• Sometimes I’m not particularly thrilled about what I post here after I’ve done so. However, I have a strong policy of not editing my blog, even for typos or thinkos. Therefore, be gentle when commenting on it.

I cried tonight, for the first time in over two years. It wasn’t nearly enough; I’m still terribly unsatisfied. But it’s a start.

Blue October, I cannot thank you enough.

That is all.

Just so you all know, I quit my job, effective at 6:00 PM Central Time today. This means that I am officially poor, so even though I wasn't planning to before, I will certainly not be covering your bills at GLOBAL after-events. Those of you who were expecting that (you know who you are) can wash dishes.

And yes, I quit; I was not fired. The timetable was my idea, not theirs, and this was not a quit-before-you-get-fired move; for personal and ethical reasons, I simply quit.

That is all.

I’m really tired, and I don’t mean just because I haven’t slept in twenty-four hours. I’m just emotionally exhausted, and it doesn’t seem to be getting any better. The good news is that I’ve finally found a way to stop the depression: read the newspaper. Then I find some example of idiocy or moral bankruptcy and I get mad. Maybe not the best for me, but I at least prefer it to feeling drained.

I got some doxylamine succinate (an over-the-counter sleep aid), so hopefully I’ll be able to function on a semi-normal schedule, although my life will still be far from normal, far even from semi-normal.

I’ve also picked up my new glasses, so if you notice that I’m a little maladroit for a few days, that’s why. This is my first new pair in three years, and that’s only because I haven’t gotten an eye exam in three years. And for the record, astigmatism sucks.

Anyway, in good news, it’s 77 degrees Fahrenheit, cloudy, gray, not too humid, and breezy. It’s a perfect day. Too bad I’m probably going to sleep through it, or at least be inside most of the day.

I’m still breathing.

Last night (Saturday) I went out on a bike ride from my apartment, through Hermann Park and the Texas Medical Center, and back home. Except that when I was in the Medical Center, I was crossing Holcombe with the green light, and this white Mazda MPV turns right from Holcombe onto Bertner. Right in front of me.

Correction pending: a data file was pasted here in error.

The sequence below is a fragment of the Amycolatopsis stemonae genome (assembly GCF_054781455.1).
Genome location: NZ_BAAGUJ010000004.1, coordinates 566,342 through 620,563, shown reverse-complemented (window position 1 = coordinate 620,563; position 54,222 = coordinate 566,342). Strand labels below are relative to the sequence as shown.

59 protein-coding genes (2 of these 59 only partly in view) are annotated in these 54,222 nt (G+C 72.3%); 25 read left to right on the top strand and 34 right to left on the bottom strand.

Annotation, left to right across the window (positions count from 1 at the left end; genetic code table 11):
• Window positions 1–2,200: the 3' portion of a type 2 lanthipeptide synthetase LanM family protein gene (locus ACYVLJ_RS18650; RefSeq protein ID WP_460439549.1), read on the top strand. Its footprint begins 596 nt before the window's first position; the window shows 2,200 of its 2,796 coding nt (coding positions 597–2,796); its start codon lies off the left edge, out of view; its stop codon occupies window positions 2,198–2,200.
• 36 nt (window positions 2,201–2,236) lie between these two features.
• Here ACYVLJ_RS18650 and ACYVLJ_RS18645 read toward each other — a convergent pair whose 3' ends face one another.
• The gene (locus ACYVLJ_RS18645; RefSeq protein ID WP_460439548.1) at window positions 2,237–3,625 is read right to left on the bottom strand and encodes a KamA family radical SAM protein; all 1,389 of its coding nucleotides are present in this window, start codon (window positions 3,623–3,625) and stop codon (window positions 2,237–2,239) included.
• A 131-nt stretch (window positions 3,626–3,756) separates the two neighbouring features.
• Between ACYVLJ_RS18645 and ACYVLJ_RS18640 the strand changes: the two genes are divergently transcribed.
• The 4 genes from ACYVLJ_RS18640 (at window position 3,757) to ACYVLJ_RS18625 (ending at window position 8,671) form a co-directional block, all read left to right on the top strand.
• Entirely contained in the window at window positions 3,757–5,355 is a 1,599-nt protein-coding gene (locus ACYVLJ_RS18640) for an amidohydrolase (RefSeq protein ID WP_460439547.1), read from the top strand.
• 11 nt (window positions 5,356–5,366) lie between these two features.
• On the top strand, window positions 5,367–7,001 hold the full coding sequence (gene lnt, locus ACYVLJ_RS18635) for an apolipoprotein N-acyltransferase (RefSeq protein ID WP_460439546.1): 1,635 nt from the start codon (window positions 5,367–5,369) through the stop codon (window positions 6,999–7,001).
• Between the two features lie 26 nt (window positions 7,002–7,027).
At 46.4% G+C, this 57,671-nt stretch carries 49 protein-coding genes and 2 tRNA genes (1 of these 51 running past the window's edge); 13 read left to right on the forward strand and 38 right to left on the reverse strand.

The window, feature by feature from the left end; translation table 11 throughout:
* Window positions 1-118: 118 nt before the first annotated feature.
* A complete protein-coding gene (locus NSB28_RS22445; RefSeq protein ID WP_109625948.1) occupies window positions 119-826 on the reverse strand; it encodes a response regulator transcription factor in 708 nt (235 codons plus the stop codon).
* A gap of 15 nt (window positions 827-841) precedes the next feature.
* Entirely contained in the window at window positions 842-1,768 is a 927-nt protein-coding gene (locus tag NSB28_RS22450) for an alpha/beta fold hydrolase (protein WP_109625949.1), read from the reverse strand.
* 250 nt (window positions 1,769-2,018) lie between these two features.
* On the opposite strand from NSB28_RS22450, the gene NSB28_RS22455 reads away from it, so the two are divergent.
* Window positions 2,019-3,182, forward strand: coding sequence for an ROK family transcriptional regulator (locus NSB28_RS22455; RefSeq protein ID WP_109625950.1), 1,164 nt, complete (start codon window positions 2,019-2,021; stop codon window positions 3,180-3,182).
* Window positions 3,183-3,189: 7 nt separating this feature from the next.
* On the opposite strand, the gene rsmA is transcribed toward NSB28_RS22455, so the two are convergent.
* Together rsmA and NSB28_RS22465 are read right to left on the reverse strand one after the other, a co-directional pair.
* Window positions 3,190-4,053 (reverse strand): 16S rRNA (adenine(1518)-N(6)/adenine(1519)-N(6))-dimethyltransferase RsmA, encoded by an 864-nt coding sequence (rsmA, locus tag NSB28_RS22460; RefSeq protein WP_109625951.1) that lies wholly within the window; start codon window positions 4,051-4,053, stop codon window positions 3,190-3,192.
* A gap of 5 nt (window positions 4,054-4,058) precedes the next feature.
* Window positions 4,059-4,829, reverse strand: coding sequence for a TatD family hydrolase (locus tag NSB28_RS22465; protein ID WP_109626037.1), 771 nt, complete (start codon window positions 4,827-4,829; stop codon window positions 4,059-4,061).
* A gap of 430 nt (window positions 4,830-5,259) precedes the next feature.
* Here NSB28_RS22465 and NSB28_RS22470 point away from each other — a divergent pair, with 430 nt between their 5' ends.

This twit doesn’t even bother to turn into the right lane; he turns into the left lane. Of course, I had to swerve onto the other side of the road to avoid being hit, and even then, I came perilously close to making contact. And the worst part was that the cop who was sitting in the left turn lane at Holcombe didn’t even notice. Then, on my way home, this pickup truck sits right behind me and honks loudly as he passes me, as if I’m not already skittish enough.

I am seriously considering calling the police on the next motorist who honks at, screams at, or tries to collide with me. I am tired of doing my part to help traffic, conserve energy, and save money, while getting tortured in return. For those motorists who do not realize that I am legally required to bicycle in the street and that my bicycle is a vehicle, please find the nearest shredder, and deposit your driver’s license in it. Thank you. That is all.

Jeffry, you are wrong. I agree that the GLBT community could do more to advocate for its own rights, but your assertion that we have thumbed out noses at equality is, quite frankly, asinine.

One of the core values in the United States is freedom as liberty. That means that as long as I am not harming you, either intentionally or through gross negligence (in the case that I have an obligation to act), I am free to do as I please. You are claiming that because we do not all act in a certain manner, that we are the real enemy; the implicit (and in some cases, explicit) theme in your argument is that we should act respectably. What gall! I have the right to act however I want, and who the fuck are you to tell me otherwise?

I am not a robot or a computer; I am a human. I don’t have to sell myself into the prostitution of public relations. I don’t have to care what other people think. That’s my right. The fact that I happen to act respectably much of the time comes from a combination of my personal values and my mistaken (and psychologically unhealthy) view that what other people think matters. It doesn’t, and I’m working on that.

You are correct that equality does not explicitly include the freedom to fuck everything. But it does include the premise that I have the same rights as everybody else, and currently, straight people can fuck anyone they want, any time they want. I only ask that—if I choose—I have that same right.

I shouldn’t have to show anyone that I deserve equal rights; I deserve them by virtue of being human. If you want to prostitute yourself for some unrealistic PR image, then go right ahead. Just don’t assume that I am foolish enough to go along with you.

The judge you mentioned is correct that some, maybe even many, gay men have completely unstable, short-term relationships. However, quite honestly, so do many heterosexuals. Have you watched Next on MTV? Have you heard of Britney Spears, strip clubs, swingers, or prostitution? These are either completely or mostly heterosexual phenomena.